Shang-Chi and the Legend of the Ten Rings is a thoroughly enjoyable film with a good mix of fighting, emotions and humor. I had a very good time with it.
Plot: Isi (Lisa Vicari) grew up very rich indeed and her parents (Hans-Jochen Wagner, Christina Hecke) have a very clear idea of where she should go next once she finally gets through school – a bit of a struggle for Isi: getting a finance degree and then going into the family business. But Isi has other ideas: she would love nothing more than become a cook and is looking to go to a prestigious culinary arts class in New York. But she needs money for that, and her parents are unwilling to give it. When she meets Ossi (Dennis Mojen) by chance, she thinks she may have found a way to force her parents’ hands. Because Ossi is everything she is not: he grew up rough and poor. Most importantly, he is in need of money to secure a fight that could finally get his boxing career going. So the two strike a deal: Isi will give Ossi the money he needs, while they pretend to date until Isi’s parents give in. Easier said than done, though.
I love fake dating stories, so I definitely wanted to check out Isi & Ossi, but unfortunately I was pretty disappointed with this iteration of that trope. I found much of the film offensive and I just didn’t buy it.
Plot: Andrea (Iliza Shlesinger) is a stand-up comedian who has been making good progress with her career, although the big break-through is still missing and she would like to get an acting role to hit it big, finally. With working on her career, her romantic life has taken a back-seat. And this doesn’t change when she meets Dennis (Ryan Hansen) on a plane, although they immediately get to talking. Dennis is a great guy, though, and they start hanging out a lot – as friends. After a while, though, things do take a turn for the romantic. At the same time, Andrea starts to question what Dennis told her about himself.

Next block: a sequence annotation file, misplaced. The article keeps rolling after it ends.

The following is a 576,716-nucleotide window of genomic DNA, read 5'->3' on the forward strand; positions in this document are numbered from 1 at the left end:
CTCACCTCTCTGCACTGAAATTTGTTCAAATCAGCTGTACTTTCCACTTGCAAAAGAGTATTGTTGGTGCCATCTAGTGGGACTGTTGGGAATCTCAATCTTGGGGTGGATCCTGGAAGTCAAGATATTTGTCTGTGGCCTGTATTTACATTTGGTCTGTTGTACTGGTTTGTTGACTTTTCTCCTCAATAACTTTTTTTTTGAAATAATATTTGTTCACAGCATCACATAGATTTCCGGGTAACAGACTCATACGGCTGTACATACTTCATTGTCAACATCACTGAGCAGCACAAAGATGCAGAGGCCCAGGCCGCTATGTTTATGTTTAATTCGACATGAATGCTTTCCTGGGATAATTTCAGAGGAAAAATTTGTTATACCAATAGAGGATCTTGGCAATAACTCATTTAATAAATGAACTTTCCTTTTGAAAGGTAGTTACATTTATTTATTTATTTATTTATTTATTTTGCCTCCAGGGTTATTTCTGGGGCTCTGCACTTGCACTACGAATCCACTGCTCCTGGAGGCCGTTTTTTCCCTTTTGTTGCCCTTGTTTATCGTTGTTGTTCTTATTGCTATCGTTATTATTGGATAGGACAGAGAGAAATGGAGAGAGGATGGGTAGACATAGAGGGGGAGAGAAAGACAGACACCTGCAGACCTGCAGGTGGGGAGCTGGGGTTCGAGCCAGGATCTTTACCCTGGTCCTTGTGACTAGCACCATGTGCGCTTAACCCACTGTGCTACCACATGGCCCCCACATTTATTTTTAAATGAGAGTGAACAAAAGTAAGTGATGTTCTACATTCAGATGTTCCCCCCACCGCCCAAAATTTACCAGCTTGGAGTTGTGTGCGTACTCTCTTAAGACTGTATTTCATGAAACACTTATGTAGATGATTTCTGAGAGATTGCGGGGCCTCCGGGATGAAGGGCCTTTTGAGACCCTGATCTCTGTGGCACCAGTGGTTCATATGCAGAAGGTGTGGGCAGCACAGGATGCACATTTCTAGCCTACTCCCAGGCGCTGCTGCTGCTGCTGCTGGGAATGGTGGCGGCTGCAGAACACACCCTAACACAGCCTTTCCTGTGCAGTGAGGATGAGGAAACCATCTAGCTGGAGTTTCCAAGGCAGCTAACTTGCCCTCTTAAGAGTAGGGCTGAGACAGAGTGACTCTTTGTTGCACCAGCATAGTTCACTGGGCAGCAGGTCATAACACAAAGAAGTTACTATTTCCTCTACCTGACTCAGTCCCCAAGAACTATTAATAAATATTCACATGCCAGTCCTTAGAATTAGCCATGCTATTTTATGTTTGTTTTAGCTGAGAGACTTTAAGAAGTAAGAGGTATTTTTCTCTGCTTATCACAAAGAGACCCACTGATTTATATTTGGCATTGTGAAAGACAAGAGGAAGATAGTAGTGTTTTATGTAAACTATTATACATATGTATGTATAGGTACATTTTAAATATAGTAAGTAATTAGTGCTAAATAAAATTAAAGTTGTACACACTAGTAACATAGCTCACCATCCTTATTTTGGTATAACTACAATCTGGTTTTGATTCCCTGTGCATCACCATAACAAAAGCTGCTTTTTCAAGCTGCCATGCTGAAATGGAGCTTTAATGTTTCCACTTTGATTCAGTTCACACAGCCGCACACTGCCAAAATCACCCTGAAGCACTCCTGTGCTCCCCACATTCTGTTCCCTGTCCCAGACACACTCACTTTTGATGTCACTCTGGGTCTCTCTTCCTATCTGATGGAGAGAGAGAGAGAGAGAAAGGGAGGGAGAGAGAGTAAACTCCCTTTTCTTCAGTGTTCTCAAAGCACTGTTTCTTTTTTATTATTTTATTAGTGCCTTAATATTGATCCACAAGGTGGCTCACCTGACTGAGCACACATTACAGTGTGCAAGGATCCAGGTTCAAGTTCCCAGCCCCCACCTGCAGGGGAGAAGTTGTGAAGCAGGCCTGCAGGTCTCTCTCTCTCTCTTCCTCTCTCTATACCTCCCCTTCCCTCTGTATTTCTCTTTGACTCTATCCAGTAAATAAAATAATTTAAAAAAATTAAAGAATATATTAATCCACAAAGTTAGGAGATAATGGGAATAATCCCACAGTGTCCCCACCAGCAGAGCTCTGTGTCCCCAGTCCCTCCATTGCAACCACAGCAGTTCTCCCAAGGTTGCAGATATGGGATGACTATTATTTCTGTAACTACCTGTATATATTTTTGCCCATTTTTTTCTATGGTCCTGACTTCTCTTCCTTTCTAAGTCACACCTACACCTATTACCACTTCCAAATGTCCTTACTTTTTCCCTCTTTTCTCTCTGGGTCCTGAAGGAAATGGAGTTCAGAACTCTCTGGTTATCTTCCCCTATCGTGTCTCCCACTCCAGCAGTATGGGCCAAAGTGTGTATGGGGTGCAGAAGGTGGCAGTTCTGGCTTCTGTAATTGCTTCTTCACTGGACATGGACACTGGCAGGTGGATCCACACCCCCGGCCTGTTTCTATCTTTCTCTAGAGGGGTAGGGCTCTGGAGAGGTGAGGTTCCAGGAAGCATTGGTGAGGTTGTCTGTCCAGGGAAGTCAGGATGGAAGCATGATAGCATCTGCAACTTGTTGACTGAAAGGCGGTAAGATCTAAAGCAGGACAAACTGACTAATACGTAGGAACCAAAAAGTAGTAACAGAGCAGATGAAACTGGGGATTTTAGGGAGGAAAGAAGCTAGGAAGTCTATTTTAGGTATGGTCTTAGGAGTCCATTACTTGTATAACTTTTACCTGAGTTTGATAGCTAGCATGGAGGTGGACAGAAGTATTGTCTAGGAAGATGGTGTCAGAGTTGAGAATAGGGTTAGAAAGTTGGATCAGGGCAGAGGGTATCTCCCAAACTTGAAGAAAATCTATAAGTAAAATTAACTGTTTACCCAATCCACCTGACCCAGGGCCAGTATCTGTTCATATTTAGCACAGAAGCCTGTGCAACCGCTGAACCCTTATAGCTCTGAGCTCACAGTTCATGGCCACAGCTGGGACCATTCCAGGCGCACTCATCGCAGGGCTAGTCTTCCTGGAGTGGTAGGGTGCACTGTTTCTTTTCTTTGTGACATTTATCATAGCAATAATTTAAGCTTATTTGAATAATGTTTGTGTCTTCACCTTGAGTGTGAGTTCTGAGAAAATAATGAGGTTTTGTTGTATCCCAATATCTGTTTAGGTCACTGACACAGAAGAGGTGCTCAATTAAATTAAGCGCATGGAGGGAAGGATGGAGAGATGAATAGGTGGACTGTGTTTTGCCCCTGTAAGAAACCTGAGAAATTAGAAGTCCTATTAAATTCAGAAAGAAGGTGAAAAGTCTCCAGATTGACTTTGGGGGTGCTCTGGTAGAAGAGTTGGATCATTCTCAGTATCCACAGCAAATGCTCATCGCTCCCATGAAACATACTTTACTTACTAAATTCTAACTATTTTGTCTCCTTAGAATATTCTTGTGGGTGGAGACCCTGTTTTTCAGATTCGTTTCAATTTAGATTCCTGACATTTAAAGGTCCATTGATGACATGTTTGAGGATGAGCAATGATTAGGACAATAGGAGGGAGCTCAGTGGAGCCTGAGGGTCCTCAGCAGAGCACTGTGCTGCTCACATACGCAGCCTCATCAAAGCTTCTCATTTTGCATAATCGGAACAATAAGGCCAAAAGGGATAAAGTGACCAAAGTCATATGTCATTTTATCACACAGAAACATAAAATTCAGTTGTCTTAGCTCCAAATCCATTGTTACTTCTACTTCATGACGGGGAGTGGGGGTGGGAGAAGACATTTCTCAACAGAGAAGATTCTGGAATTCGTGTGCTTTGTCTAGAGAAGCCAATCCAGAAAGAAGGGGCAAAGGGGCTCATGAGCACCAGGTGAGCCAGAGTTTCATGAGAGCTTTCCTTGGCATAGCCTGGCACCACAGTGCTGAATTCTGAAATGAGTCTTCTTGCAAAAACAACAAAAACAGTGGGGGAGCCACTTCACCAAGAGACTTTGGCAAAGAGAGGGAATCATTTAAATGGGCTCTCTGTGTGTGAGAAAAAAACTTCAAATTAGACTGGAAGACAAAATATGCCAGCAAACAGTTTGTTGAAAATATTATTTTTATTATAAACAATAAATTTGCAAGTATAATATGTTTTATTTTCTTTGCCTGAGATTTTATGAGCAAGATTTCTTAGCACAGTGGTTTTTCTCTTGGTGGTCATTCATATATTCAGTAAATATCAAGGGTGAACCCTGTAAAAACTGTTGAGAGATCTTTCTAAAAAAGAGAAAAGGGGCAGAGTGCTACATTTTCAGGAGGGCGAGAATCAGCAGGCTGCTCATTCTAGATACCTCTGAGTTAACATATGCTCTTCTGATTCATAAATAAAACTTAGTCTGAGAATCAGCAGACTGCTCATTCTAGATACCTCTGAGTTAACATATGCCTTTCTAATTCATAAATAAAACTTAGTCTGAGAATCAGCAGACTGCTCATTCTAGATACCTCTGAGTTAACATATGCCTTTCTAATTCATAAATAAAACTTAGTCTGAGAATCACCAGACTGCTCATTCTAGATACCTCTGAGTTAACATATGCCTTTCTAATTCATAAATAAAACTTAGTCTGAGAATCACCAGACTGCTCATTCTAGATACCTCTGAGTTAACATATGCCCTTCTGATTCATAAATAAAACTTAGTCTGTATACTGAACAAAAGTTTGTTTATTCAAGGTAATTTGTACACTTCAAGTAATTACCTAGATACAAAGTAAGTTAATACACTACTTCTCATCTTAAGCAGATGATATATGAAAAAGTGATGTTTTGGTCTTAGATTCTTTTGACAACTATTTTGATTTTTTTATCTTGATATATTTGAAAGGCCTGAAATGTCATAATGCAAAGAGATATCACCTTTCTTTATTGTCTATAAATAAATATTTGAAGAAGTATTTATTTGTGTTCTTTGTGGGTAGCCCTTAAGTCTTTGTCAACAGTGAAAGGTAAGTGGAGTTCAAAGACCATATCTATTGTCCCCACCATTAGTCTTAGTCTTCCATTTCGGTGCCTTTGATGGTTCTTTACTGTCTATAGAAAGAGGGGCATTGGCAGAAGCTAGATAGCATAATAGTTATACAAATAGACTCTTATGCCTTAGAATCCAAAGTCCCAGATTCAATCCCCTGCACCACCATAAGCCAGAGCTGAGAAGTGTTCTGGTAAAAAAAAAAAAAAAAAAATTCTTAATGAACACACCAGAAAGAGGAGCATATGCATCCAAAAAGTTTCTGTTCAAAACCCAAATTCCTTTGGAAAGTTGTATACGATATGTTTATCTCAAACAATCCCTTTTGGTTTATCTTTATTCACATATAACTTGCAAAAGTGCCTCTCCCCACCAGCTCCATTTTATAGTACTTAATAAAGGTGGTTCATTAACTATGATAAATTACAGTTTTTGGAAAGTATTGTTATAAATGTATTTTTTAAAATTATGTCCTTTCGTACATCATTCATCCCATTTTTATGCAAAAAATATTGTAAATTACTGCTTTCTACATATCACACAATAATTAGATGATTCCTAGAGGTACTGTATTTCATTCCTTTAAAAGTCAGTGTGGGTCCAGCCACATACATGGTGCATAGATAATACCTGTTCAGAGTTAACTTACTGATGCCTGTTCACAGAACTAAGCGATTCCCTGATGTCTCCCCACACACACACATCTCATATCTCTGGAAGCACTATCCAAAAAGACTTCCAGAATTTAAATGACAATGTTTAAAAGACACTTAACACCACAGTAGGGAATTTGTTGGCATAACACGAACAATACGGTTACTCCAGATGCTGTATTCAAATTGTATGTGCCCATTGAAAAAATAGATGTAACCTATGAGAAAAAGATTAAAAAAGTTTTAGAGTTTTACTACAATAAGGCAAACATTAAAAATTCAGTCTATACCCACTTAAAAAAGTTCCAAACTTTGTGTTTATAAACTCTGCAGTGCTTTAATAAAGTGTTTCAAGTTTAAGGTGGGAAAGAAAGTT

Good on Paper has some funny moments, but it didn’t really draw me in. It was entertaining enough, but it just wasn’t great.
Plot: Ray (Jason Momoa), Amanda (Adria Arjona) and their daughter Rachel (Isabela Merced) used to be extremely happy together until Amanda got very sick and the medication that was her last hope of survival was too expensive, and the generic version pulled before it ever reached the market. After her death, Ray has sworn revenge on the pharmaceutical company that is responsible for the decision. And Rachel can’t help getting dragged into his plans.
Sweet Girl is at its best when it isn’t focused on the action. Unfortunately, it seems to be convinced otherwise. When it should have remained simple, it goes big. But still, it’s worth it for Momoa and the father-daughter-chemistry he has with Merced.